News Pronto

Post Voices

  • Written by Francis Boyle

18 March 2015. Just before the election, Israel Prime Minister Netanyahu ruled out the creation of a Palestinian State, which means that he repudiated the two-state solution to the dispute between the Israelis and the Palestinians.

This has been the pronounced objective of American foreign policy since the Madrid Conference and the Middle East Peace Negotiations in 1991 held under the auspices of the United States government and with the full support of the international community.

If implemented, Netanyahu’s decision will leave the Palestinians no alternative but to pursue the creation of one-state of Palestine that will include what is known today as Palestine, Israel and Jerusalem and where a majority of its citizens will be Palestinians.

Before the Palestinian Declaration of Independence of 15 November 1988, the position of the Palestine National Council and the Palestine Liberation Organization was that there should be only one, democratic and secular state for the entire mandate for Palestine, which would include Israel within it.

It was PLO Chairman Yasser Arafat himself who encouraged the Palestine National Council to accept the two-state solution in the Palestinian Declaration of Independence of 15 November 1988. After 27 years of fruitlessly trying to pursue a two-state solution, it is now time for the Palestine National Council and the PLO to reconsider their options.

Professor Francis A. Boyle, University of Illinois College of Law, served as Legal Adviser to the PLO and Chairman Yasser Arafat on the 15 November 1988 Palestinian Declaration of Independence and as legal adviser to the Palestinian delegation to the Middle East peace negotiations and its chair Dr. Haidar Abdul Shaffi from 1991 to 1993. His books include Palestine, Palestinians, and International Law (2003) and The Palestinian Right of Return under International Law (2011).


Boyle, professor of international law at the University of Illinois College of Law, served as legal adviser to the PLO. His books include thePalestinian Right of Return under International Law. He just wrote the piece "Netanyahu Victory Opens Door for One-State Solution."

He said today: "Many have argued that the two-state solution has failed and therefore the Palestinian leadership should go back to pursuing a one-state solution, akin to how the South African conflict was resolved, giving one-person-one-vote to everyone regardless of their religious, ethnic or language group. Indeed, the Palestinian leadership has indicated it would embrace it if the two-state solution proved a dead end. For example, almost exactly three years ago, Hanan Ashrawi, a member of the Palestine Liberation Organization's executive committee, was asked: 'Do you think that after one, two, or three years the PLO would say that it is time to pursue a one-state option?' She responded: 'It probably might be even sooner than one, two, or three years, because at the pace that is being pursued by this Israeli government, they really are making sure that the two-state solution is dead.'"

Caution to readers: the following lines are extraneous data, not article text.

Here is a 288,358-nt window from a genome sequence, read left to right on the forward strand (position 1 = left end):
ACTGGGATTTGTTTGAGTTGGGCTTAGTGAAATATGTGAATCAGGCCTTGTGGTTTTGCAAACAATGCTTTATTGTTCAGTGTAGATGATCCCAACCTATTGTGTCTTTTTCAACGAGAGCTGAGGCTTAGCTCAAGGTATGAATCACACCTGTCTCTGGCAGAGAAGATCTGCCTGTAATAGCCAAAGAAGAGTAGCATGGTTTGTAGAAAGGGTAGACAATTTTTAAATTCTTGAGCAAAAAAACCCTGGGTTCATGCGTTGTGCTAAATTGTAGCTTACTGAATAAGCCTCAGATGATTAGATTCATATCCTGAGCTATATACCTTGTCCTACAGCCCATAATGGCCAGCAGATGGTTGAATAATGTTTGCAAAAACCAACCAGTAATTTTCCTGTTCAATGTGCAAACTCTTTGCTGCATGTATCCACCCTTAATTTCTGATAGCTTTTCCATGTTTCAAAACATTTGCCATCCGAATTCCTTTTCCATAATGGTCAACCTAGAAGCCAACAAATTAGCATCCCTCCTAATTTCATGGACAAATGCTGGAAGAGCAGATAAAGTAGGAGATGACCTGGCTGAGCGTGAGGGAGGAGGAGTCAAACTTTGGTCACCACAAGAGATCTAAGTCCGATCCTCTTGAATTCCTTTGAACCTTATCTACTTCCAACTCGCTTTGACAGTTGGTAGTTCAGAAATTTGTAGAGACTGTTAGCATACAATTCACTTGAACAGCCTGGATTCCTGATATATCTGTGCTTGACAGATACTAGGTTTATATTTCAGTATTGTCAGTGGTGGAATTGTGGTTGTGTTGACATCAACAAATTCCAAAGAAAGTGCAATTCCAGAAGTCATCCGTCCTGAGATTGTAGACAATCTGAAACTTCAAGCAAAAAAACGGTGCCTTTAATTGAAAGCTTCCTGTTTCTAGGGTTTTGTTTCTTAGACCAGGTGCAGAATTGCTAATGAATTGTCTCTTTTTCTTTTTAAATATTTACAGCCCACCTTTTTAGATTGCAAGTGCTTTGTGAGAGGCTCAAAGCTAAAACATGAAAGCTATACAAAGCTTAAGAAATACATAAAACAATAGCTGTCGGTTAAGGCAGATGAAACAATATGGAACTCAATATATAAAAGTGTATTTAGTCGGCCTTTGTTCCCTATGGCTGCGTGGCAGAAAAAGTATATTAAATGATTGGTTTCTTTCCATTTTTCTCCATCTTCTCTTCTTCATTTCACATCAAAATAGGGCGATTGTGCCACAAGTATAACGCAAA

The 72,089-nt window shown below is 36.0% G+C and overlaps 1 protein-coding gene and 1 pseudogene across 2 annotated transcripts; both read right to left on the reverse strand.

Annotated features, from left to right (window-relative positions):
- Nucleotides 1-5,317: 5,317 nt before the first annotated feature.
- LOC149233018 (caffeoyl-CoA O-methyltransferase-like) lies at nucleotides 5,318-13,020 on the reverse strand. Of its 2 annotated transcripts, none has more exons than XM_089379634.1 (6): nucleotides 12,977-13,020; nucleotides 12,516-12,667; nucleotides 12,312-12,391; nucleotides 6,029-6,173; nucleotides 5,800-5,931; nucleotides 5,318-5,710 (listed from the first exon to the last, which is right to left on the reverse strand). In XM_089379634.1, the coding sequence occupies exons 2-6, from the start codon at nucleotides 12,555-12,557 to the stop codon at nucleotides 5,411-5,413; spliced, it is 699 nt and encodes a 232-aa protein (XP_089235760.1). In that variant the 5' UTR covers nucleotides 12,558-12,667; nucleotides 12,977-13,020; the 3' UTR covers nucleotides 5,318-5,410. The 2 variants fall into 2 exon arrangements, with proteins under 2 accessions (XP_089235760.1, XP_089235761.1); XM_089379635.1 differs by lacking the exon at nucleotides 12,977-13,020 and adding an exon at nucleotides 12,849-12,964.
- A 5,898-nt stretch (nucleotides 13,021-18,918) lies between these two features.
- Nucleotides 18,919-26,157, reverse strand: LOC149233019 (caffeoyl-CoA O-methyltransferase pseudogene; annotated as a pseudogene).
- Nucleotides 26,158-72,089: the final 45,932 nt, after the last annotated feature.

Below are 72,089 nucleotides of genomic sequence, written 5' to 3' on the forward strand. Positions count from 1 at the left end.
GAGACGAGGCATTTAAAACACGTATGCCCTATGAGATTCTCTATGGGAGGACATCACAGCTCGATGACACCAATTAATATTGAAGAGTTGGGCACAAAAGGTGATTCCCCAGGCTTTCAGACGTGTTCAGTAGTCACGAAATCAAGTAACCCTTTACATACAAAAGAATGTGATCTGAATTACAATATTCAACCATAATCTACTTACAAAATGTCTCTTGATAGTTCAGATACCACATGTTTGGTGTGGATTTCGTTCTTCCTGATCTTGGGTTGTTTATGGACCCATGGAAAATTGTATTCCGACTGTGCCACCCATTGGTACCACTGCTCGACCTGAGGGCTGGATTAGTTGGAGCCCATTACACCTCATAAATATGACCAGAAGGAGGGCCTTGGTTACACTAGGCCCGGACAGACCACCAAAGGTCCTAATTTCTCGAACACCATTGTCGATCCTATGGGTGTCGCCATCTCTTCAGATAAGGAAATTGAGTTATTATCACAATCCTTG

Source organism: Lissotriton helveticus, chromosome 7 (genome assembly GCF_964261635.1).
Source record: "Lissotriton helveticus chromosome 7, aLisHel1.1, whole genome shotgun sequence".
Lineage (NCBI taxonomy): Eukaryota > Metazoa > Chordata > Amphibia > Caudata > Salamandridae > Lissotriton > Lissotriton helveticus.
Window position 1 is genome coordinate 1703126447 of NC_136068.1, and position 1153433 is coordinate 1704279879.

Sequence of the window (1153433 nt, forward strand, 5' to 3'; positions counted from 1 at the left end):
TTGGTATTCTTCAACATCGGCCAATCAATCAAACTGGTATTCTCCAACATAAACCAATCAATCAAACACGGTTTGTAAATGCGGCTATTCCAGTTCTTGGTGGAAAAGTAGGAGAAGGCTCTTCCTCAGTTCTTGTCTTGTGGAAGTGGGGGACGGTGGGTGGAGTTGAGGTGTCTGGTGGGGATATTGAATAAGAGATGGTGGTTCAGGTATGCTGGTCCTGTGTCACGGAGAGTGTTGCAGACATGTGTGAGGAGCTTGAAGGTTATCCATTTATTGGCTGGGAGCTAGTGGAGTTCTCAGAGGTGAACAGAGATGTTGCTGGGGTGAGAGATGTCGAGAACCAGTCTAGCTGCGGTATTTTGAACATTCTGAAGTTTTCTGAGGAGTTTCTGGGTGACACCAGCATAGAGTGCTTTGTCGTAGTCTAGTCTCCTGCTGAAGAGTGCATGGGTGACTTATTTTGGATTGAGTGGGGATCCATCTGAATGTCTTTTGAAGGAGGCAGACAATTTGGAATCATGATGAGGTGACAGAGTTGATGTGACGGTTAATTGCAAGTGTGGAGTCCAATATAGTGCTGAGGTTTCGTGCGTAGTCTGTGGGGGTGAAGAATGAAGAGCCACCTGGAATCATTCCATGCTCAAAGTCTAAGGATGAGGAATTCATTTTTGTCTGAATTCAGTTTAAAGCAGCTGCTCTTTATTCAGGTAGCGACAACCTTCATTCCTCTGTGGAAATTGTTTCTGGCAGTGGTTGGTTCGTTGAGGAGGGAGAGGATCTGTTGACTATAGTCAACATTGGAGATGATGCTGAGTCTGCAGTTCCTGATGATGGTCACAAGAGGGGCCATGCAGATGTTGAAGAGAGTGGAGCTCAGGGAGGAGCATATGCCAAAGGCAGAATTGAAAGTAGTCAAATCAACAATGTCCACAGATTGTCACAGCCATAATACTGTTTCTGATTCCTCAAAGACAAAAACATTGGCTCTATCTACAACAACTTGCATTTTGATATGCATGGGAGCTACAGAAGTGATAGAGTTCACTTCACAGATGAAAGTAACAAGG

Dann is media coordinator at Jewish Voice for Peace, which released the statement "Likud’s win bolstered by Netanyahu’s racism and opposition towards peace with the Palestinians," which states: "While Israel calls itself 'the only democracy in the Middle East,' 4.5 million Palestinians in the West Bank, East Jerusalem and Gaza (over 36 percent of the people living under Israeli rule) do not have the right to vote for the government that ultimately decides their fate.

"Given the racist war-mongering and rejection of the two-state solution, American Jews who express support for peace will need to rethink their relationship to an Israeli government that is explicitly anti-peace. As Israeli journalist Noam Sheizaf wrote yesterday, 'For years we have been hearing that Israel will either end the occupation or cease to be a democracy. Could it be that the Jewish public has made its choice?'

"While election results offer little hope for immediate change to Israeli policies, a government led again by Netanyahu will likely increase Israel’s growing global isolation, and prompt increasing pressure from outside forces including the United States and the grassroots, global movement for justice and equality to hold Israel accountable for its continued occupation, violations of international law, and human rights abuses."

The group "endorses the call from Palestinian civil society for Boycott, Divestment, and Sanctions (BDS) as part of our work for freedom, justice and equality for all people. We believe that the time-honored, non-violent tools proposed by the BDS call provide powerful opportunities to make that vision real."